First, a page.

Greece sees pensions at 25% of GDP by 2050

GREECE – The governor of the Greek central bank, Nicholas Garganas, has warned that Greece is set to pay 25% of its GDP in pensions by 2050, given the low retirement age, high unemployment and falling birth rates.

Garganas called for a labour market with opportunities for women and young workers to tackle the consequences of the country’s falling birth rates and increasing pension expenditure.

According to Bank of Greece estimates, pensions will cost an extra 10% of gross domestic product by 2050 – increasing the social security bill to a quarter of the country’s GDP. The governor pointed out that Greek people work on average until they are 59.5.

Presenting the bank’s annual report for 2004 Garganas stressed that the high unemployment rate, which a spokeswoman for the bank told IPE was estimated at around 10%, was a serious problem for the country.

Garganas also said that Greece’s growth rate for 2005 would be lower than expected.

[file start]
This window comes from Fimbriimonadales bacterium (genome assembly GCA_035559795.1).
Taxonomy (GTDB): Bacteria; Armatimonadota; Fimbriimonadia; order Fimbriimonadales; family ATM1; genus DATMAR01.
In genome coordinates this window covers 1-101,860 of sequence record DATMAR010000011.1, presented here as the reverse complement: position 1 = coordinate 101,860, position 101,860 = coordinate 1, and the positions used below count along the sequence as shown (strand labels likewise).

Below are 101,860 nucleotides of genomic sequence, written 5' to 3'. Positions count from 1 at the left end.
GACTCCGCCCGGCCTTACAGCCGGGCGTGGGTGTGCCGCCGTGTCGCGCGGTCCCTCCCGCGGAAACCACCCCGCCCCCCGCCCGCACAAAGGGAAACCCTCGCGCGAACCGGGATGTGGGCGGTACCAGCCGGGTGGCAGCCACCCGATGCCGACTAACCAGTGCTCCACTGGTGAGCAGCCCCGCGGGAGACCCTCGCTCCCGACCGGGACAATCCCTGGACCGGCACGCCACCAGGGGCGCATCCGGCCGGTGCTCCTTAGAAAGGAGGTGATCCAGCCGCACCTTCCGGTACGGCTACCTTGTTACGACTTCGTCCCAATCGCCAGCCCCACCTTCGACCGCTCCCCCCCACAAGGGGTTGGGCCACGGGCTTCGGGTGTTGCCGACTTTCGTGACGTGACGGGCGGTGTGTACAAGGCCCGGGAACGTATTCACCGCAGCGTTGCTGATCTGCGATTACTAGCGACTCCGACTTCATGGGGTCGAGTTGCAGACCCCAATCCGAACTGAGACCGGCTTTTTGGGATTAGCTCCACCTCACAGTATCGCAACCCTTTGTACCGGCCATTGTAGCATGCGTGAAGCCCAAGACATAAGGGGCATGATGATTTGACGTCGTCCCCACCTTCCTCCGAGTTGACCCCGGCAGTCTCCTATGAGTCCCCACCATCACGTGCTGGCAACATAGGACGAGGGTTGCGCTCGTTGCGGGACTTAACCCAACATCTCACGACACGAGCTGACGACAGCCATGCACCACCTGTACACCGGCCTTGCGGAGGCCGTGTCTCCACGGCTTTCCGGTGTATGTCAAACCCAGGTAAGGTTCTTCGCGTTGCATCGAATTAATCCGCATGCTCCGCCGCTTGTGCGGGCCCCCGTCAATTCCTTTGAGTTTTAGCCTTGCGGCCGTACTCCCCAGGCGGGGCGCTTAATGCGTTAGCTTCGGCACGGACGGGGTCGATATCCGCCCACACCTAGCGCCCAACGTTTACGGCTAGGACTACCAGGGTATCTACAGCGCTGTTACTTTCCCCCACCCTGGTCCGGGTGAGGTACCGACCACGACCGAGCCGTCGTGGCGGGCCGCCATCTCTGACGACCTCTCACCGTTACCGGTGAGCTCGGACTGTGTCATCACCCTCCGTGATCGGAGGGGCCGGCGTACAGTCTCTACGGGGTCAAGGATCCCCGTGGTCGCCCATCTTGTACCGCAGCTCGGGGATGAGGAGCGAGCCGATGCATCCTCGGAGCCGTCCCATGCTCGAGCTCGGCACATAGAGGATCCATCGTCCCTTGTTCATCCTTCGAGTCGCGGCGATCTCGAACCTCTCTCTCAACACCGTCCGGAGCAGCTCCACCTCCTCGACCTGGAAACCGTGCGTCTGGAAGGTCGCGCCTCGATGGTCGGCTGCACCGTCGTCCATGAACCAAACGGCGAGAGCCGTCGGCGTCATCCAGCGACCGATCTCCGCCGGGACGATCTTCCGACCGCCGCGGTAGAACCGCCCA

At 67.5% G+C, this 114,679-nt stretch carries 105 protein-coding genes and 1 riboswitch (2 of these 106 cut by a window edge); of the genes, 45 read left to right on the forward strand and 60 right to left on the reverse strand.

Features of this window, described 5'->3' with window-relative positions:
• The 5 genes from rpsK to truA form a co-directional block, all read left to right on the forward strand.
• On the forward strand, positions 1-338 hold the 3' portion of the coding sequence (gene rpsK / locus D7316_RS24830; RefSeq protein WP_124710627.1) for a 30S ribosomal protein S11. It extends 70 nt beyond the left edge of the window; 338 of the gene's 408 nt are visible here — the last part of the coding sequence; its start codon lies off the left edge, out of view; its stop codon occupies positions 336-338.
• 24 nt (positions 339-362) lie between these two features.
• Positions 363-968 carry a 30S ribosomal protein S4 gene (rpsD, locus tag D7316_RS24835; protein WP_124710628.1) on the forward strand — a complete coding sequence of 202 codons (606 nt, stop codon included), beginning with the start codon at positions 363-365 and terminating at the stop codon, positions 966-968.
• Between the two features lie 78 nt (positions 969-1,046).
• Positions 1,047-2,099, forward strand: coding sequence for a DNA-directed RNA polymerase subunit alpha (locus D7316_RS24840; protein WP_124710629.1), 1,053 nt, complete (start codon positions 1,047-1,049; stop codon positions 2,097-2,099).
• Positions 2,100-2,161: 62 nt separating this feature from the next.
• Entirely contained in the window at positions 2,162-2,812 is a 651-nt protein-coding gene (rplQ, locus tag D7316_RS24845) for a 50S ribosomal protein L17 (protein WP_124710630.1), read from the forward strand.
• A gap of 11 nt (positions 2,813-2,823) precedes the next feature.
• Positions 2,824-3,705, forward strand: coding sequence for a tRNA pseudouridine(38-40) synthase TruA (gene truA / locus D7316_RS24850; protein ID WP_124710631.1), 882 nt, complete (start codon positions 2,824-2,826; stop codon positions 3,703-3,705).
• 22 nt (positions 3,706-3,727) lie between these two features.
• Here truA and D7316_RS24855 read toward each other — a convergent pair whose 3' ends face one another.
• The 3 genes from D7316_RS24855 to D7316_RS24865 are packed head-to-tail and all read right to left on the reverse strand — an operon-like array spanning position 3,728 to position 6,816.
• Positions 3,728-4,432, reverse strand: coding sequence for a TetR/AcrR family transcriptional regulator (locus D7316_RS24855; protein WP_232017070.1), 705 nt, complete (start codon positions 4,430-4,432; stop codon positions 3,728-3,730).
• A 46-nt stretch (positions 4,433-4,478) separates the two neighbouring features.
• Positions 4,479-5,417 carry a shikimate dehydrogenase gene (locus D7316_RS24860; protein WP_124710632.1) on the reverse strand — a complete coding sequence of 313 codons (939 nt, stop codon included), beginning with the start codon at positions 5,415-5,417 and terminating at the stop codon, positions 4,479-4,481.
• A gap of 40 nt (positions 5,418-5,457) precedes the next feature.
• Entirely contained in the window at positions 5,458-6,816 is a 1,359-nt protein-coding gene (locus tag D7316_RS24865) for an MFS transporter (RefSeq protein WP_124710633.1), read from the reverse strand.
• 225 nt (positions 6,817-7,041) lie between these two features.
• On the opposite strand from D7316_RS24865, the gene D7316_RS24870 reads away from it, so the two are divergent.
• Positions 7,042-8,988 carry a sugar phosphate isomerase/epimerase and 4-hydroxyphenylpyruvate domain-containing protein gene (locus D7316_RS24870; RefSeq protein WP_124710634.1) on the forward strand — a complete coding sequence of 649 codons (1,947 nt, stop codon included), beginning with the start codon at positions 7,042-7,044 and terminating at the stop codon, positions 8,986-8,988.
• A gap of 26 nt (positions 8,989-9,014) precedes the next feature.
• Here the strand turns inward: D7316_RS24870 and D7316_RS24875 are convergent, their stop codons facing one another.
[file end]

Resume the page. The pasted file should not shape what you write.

Growth would be around three percent this year, contrasting with last year’s 4.2% and an earlier 3.9% forecast by the economy and finance ministry.

The issue of average inflation has also seen a discrepancy between the BoG’s estimate of four percent and the government’s expectations around three percent.

“Under these conditions, no economy could function since it will not be possible to face the increased expenditure just through public finance measures,” Garganas was quoted as saying by the Greek press.

The Greek economy and finance ministry was not available for comment.

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